‘National Moral Monday’ kicks off with demands to end the filibuster in D.C.
Poor People’s Campaign’s Season of Nonviolent Moral Direct Action is one in a series that also fights for voting rights, immigrant rights and a higher minimum…
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On Monday, Aug. 2, hundreds of faith leaders joined low-wage workers in direct action on Capitol Hill, as the Poor People’s Campaign continues to pressure the U.S. Senate to end the filibuster.
This “National Moral Monday” is part of the Season of Nonviolent Moral Direct Action that the Poor People’s Campaign launched in July. The event began at 10:45 a.m. at Union Plaza in Washington, D.C and streamed live on its website.
The Poor People’s Campaign and partners began the Season of Nonviolent Moral Direct Action with several demands: a full restoration of the Voting Rights Act, passage of the For the People’s Act, a $15 minimum wage, an end to the filibuster, and fair and respectful treatment of the nation’s 11 million immigrants.
Protesters and clergy are massing outside Union Station near the Capitol this morning, preparing for a March led by the Poor People’s Campaign.— Jack Jenkins (@jackmjenkins) August 2, 2021
Demonstrators are calling for an end the filibuster, expanding/protecting voting rights, a $15 minimum wage and immigrant rights. pic.twitter.com/DizNy0GNUW
These demands are to be met by Aug. 6, which is the 56th anniversary of the Voting Rights Act.
The partners for the season of action include the National Council of Churches, Black Voters Matter, Forward Justice, the National Welfare Rights Union, Red Letter Christians, Indivisible, the Sunrise Movement, and more.
The season started with a news conference and national call-in to U.S. Senators.
Rev. Dr. Liz Theoharis, co-chair of the Poor People’s Campaign encouraged online viewers of the conference to call their senators.
“There is an emergency going on right now — an emergency of our democracy. An emergency of poor and low-income people. An emergency where wages are so low and people cannot afford the basic living expenses,” Rev. Theoharis said.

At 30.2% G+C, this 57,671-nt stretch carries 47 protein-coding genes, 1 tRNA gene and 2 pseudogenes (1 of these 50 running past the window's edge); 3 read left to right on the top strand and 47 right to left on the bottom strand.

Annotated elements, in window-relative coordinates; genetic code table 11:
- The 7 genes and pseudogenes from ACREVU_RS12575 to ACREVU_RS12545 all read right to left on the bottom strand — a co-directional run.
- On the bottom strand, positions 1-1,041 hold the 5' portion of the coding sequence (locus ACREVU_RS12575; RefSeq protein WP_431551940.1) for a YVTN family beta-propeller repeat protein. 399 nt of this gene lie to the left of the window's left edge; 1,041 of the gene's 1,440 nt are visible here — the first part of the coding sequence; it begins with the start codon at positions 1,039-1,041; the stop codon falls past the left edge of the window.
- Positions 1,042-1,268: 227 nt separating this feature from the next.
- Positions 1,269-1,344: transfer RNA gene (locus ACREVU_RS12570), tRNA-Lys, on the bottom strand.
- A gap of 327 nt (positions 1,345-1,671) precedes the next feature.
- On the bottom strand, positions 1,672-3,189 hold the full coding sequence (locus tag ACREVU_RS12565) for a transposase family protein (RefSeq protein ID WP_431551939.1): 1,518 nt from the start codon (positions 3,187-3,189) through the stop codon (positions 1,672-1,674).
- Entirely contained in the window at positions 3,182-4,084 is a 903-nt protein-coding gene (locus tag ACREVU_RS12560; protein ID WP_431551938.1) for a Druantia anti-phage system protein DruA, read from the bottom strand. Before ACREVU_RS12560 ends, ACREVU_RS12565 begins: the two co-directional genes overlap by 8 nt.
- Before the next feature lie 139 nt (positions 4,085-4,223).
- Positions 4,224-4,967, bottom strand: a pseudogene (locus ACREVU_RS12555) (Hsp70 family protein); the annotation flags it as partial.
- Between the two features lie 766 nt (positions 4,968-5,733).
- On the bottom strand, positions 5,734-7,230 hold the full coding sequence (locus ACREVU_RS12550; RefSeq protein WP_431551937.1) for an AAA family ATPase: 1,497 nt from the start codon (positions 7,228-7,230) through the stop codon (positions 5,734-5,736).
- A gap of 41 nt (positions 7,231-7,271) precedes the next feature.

Following the conference, there was a Women’s Moral March, where more than 75 women were arrested during a protest.
Do the ladies want liberation?— Poor People's Campaign (@UniteThePoor) July 20, 2021
Do the ladies want to compromise?
So when we fight it on the inside!
And when we fight it on the outside!
Is justice on our side?
Yeah, yeah! #MoralMonday #PoorPeoplesCampaign https://t.co/4FJfoYIFRi pic.twitter.com/WK9P4nDP6Y
On July 26, Rev. Dr. William J. Barber II, co-chair of the Poor People’s Campaign, was arrested during a sit-in at the Phoenix office of Sen. Krysten Sinema to demand she support an end to the filibuster.
Rev. Jesse Jackson and Barbara Arnwine, founder of the Transformative Justice Coalition were also arrested, along with dozens of Arizona residents who participated.
Monday’s event also included a music project. The Poor People’s Campaign teamed up with Songs for Good, The Peace Poets and Center for Artistic Activism.
The song, “Power for the People,” was performed for 24 hours and 18 minutes, which was the longest filibuster ever recorded, by Strom Thurmond when he unsuccessfully tried to derail the 1957 Civil Rights Act.
The “choir” and soloists were crowdsourced through a TikTok duet challenge that launched on July 20. It started on Aug. 1 at 3 p.m. and continued through Monday.
As of this writing, hundreds of demonstrators have already been arrested, including Ezra Levin, co-founder of Indivisible, Rev. Barber, and Rev. Dr. Liz Theoharis.
As police kept up with arrests, the crowd continued to sing gleefully and powerfully.
“I am not afraid, I will fight for liberation cause I know why I was made. I am not afraid.”